Tera-Byte

Multiples of bytes
Decimal
Value Metric
1000 kB kilobyte
10002 MB megabyte
10003 GB gigabyte
10004 TB terabyte
10005 PB petabyte
10006 EB exabyte
10007 ZB zettabyte
10008 YB yottabyte
Binary
Value JEDEC IEC
1024 KB kilobyte KiB kibibyte
10242 MB megabyte MiB mebibyte
10243 GB gigabyte GiB gibibyte
10244 - - TiB tebibyte
10245 - - PiB pebibyte
10246 - - EiB exbibyte
10247 - - ZiB zebibyte
10248 - - YiB yobibyte
Orders of magnitude of data

The terabyte is a multiple of the unit byte for digital information. The prefix tera represents the fourth power of 1000, and means 1012 in the International System of Units (SI), and therefore one terabyte is one trillion (short scale) bytes. The unit symbol for the terabyte is TB.

1 TB = 1000000000000bytes = 1012bytes = 1000gigabytes.

A related unit, the tebibyte (TiB), using a binary prefix, is the corresponding 4th power of 1024. One terabyte expressed using binary prefixes is about 0.910 tebibytes, or 931 gibibytes.

History

The first hard disk drives were created in the 1950s-1960s and were the size of a refrigerator hard disks of terabyte size did not appear until the late 2000s. In 2012, a 1 terabyte disk drive is 2.5 inches wide and fits inside a laptop computer.

Costs

In 1991, consumer grade, 1 gigabyte (1/1000 TB) disk drives were available for $2699 and up,[12] and two years later prices for this capacity had dropped to $1499.[13] By 1995, 1 GB drives could be purchased for $849.[14]

  • 2007 1 terabyte hard disk $370 ($421 adjusted for inflation)
  • 2010 2 terabyte hard disk $200 ($216 adjusted for inflation)
  • 2012 4 terabyte hard disk $450 (Hitachi, largest available in consumer market), 1 terabyte hard disk $100
  • 2013 4 terabyte hard disk $179, 3 terabyte hard disk $129, 2 terabyte HD $100, 1 terabyte HD $80

Note: $ currency are in USD and not adjusted for inflation

Illustrative usage examples

Examples of the use of terabyte to describe data sizes in different fields are:

  • Library data – The U.S. Library of Congress Web Capture team claims that "As of April 2011, the Library has collected about 235 terabytes of data" and that it adds about 5 terabytes per month.[15]
  • Online databasesAncestry.com claims approximately 600 TB of genealogical data with the inclusion of US Census data from 1790 to 1930.[16]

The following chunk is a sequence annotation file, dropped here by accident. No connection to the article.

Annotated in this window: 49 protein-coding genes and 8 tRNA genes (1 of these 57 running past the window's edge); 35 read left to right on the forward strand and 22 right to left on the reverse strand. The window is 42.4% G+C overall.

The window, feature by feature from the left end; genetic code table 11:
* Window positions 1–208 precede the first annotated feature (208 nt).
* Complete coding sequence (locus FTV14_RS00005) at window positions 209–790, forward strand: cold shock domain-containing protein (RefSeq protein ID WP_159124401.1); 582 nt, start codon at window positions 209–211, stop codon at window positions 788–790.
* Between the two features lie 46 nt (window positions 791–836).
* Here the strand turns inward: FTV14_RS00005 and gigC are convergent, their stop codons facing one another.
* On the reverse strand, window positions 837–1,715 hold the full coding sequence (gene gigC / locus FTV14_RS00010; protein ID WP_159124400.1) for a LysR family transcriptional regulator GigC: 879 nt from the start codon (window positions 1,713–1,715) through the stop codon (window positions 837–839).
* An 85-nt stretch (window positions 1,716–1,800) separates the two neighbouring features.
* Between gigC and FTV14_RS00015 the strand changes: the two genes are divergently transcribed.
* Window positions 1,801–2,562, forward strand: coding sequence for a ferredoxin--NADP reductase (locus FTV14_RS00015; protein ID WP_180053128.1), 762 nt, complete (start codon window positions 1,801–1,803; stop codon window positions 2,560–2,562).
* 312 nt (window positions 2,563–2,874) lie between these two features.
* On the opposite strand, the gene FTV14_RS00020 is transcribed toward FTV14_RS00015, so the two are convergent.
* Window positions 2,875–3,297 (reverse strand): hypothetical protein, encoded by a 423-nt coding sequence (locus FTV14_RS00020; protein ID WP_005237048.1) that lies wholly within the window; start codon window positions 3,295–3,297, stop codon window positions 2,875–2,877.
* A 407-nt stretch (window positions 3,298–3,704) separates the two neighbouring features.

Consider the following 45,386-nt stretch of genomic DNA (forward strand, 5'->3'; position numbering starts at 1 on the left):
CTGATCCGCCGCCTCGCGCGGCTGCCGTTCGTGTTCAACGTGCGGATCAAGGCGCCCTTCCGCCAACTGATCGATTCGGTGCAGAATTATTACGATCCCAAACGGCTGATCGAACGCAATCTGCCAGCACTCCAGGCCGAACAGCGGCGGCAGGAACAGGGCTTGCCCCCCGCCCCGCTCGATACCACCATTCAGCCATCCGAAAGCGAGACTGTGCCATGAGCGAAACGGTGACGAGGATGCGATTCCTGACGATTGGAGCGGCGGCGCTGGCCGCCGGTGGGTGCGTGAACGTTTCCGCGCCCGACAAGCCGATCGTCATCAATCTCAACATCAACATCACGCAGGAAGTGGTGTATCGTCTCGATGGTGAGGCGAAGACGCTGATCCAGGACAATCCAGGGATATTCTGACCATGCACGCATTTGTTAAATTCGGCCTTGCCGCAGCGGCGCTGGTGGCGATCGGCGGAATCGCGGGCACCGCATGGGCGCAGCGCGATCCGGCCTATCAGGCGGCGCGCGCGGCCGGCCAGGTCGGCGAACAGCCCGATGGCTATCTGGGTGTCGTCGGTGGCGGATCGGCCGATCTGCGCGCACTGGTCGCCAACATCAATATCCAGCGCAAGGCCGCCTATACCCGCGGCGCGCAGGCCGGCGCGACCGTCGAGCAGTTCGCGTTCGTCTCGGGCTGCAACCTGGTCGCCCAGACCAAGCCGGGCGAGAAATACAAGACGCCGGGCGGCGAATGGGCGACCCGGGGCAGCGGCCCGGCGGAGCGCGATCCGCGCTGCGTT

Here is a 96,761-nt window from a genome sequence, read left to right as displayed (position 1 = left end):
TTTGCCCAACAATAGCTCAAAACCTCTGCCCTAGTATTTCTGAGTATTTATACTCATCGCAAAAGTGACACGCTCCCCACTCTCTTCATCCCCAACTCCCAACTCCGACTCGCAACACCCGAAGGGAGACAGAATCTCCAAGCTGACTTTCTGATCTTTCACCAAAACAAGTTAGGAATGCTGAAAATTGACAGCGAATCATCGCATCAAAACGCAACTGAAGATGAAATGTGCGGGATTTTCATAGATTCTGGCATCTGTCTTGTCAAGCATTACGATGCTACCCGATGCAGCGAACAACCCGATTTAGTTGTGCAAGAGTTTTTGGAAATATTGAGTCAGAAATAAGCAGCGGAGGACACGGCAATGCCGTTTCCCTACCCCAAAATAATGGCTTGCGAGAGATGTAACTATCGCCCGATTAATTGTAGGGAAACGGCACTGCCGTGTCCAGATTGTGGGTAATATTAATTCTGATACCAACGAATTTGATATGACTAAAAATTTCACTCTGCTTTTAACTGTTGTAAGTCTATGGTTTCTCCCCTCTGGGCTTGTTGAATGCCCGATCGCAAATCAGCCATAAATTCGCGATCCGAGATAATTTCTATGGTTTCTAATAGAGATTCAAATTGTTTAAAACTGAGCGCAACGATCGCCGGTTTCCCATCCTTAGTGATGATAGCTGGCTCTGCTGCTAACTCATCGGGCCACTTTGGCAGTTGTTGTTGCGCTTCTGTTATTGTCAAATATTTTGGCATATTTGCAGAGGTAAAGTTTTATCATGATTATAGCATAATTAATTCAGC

• Computer hardwareHitachi introduced the world's first one terabyte hard disk drive in 2007.[17]
  • Historical Internet traffic – In 1993, total Internet traffic amounted to approximately 100 TB for the year.[18] As of June 2008, Cisco Systems estimated Internet traffic at 160 TB/s (which, assuming to be statistically constant, comes to 5 zettabytes for the year).[19] In other words, the amount of Internet used per second in 2008 exceeded all of the Internet used in 1993.
  • Social networks – As of May 2009, Yahoo! Groups had "40 terabytes of data to index".[20]
  • Video – Released in 2009, the 3D animated film Monsters vs. Aliens used 100 TB of storage during development.[21]
  • Usenet messages – In October 2000, the Deja News Usenet archive had stored over 500 million Usenet messages which used 1.5 TB of storage.[22]
  • EncyclopediaWorld Heritage Encyclopedia's January 2010 raw data uses a 5.87 terabyte dump.[23]
  • Climate science – In 2010, the German Climate Computing Centre (DKRZ) was generating 10,000 TB of data per year, from a supercomputer with a 20 TB memory and 7,000 TB disk space.[24]
  • Audio – One terabyte of audio recorded at CD quality will contain around 2,000 hours of audio. Additionally, one terabyte of compressed audio recorded at 128 kB/s will contain about 17,000 hours of audio.
  • The Hubble Space Telescope has amassed more than 45 terabytes of data in its first 20 years worth of observations.[25]
  • The IBM computer Watson, against which Jeopardy! contestants competed in February 2011, has 16 terabytes of RAM.[26]

See also

References

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